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Athenaeus of Naucratis / Volume III: Books XII-XV

Book XIV,   pp. 978-1062

Page 1061

Athens, but in Alexandria; and he was an excellent poet, if 
ever there was one, next to those seven' of the first class. On 
which account, Aristophanes the grammarian, when he was a 
very young man, was very anxious to be much with him. 
And he wrote the following lines in his play entitled Igno- 
There 's nothing that I 'm fonder of than /cAza'iT7; 
But whether 'twas the Macedonians 
Who first did teach it us, or all the gods, 
I know not; but it must have been a person 
Of most exalted genius. 
85. And that it used to be served up after all the rest of 
the banquet was over, is plainly stated by Nicostratus, in his 
Man expelled. And it is a cook who is relating how beau- 
tiful and well arranged the banquet was which he prepared; 
and having first of all related what the dinner and supper 
were composed of, and then mentioning the third meal, 
proceeds to say- 
Well done, my men,-extremely well! but now 
I will arrange the rest, and then the jiafrV't; 
So that I think the man himself will never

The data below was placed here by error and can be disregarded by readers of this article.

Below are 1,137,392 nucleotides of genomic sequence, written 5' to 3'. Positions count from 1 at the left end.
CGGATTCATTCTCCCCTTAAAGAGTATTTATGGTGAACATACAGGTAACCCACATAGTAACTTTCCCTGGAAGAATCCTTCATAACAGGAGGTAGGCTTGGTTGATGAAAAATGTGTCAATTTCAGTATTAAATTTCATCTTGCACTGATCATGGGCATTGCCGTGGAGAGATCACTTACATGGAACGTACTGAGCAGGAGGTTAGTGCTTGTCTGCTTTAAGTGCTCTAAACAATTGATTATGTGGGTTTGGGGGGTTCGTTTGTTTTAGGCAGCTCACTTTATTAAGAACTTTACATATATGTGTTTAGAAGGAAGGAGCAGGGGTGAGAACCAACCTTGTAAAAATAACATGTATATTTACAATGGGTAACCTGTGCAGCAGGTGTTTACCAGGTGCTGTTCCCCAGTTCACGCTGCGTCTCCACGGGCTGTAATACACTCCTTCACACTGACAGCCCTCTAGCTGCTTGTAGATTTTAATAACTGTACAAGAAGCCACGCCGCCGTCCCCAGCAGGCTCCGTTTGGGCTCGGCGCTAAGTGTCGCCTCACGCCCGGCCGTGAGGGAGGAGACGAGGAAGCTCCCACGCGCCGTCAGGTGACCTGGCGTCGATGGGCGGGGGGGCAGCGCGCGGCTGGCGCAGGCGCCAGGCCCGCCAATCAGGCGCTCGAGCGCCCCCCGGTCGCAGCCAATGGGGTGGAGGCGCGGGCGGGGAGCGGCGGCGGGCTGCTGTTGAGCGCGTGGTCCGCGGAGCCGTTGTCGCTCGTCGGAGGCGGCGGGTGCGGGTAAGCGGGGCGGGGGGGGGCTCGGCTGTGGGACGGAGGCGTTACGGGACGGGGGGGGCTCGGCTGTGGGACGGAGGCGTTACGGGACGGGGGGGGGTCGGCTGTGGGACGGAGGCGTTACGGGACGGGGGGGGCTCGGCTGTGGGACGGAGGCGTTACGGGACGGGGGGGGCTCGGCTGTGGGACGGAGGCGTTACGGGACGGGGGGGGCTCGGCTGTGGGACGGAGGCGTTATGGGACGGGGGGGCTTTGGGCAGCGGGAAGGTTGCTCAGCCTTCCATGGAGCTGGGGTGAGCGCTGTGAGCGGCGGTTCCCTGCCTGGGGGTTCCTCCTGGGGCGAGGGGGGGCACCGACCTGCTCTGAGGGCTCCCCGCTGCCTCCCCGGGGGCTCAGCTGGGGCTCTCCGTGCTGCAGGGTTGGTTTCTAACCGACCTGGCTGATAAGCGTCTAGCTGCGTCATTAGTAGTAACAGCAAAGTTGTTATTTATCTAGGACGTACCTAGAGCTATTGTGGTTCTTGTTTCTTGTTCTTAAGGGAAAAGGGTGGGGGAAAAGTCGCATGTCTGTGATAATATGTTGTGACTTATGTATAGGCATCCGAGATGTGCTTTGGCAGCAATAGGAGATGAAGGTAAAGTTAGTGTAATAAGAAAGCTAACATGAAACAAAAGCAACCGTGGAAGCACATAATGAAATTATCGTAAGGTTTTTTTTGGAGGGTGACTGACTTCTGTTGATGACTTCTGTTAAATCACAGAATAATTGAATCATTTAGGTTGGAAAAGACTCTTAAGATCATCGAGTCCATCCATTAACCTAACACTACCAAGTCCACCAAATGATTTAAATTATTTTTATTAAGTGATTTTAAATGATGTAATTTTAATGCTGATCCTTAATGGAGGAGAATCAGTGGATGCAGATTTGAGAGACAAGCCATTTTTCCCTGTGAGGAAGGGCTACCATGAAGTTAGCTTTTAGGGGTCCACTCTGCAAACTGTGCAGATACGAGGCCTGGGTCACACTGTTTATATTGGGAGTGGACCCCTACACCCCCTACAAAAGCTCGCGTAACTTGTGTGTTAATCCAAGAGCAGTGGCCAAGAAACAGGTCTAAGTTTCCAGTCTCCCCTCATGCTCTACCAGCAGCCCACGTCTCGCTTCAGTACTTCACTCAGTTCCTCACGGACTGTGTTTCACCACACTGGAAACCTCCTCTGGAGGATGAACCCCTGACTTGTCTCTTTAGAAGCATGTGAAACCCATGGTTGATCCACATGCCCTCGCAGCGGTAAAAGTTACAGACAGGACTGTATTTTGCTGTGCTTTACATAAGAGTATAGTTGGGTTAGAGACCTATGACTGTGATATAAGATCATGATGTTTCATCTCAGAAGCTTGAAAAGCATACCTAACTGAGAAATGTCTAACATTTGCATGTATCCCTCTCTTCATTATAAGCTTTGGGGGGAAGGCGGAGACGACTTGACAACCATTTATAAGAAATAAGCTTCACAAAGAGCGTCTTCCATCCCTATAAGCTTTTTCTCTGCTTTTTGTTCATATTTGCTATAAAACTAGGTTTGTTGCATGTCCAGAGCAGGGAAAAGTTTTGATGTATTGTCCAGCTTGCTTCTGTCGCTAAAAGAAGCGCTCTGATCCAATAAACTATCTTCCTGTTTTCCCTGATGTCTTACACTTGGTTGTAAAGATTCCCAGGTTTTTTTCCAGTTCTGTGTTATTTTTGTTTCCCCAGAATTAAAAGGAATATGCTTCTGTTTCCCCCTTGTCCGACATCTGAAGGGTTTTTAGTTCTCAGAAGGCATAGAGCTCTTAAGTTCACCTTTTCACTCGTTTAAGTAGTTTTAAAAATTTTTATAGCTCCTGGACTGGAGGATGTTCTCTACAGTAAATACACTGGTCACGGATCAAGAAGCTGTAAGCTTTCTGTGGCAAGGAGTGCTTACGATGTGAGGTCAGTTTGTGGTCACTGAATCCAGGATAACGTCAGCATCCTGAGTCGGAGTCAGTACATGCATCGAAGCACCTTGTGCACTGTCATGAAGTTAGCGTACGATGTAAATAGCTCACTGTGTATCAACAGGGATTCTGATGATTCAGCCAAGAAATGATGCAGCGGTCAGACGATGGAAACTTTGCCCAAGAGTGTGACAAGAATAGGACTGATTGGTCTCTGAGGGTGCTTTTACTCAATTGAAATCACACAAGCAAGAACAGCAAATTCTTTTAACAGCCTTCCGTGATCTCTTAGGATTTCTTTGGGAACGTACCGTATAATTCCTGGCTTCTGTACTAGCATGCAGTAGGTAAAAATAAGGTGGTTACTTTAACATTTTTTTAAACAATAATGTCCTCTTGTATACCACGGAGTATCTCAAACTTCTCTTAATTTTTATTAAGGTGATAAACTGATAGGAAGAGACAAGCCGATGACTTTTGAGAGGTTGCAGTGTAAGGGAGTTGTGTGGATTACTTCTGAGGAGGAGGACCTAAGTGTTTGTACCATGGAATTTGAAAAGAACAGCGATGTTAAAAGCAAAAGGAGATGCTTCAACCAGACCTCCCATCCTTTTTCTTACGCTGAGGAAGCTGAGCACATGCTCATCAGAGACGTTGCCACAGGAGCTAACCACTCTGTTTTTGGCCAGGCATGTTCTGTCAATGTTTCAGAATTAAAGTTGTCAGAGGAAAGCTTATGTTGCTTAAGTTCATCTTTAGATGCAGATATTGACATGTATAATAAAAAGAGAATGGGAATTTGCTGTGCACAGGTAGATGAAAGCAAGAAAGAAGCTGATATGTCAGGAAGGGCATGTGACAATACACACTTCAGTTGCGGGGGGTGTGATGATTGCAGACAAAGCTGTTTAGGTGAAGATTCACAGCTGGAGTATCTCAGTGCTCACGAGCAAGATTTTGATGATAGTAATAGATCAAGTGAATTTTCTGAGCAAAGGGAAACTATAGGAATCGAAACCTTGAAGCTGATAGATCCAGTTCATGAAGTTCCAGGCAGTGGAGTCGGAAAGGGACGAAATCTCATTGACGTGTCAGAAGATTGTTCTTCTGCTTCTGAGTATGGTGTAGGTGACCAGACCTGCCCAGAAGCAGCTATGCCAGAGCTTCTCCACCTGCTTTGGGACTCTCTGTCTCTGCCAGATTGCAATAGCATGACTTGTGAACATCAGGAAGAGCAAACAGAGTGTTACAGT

Find fault with us again. 
And in his Cook he says- 
Thrium and candylus he never saw, 
Or any of the things which make a /aTfvr7. 
And some one else says- 
They brought, instead of a Aaxr~u7, some paunch, 
And tender pettitoes, and tripe, perhaps. 
But Dionysius, in his Man shot at with Javelins (and it is a 
cook who is represented speaking), says- 
So that sometimes, when I a laTV'7- 
Was making for them, in haste would bring 
(More haste worse speed).    2 
Philemon, also, in his Poor Woman- 
When one can lay aside one's load, all day 
Making and serving out rich 1ur'TuTa. 
But Molpis the Lacedoemonian says that what the Spartans 
call C'rat'KXca, that is to say, the second course, which is 
served up when the main part of the supper is over, is called 
I Who these seven first-class authors were, whether tragedians or 
comic poets, or both, or whether there was one selection of tragic and 
another of comic poets, each classed as a sort of " Pleias Ptolemeei
Pihiladelphi state nobilitata," is quite uncertain. 
2 This passage is abandoned as corrupt by Schweighauser. 

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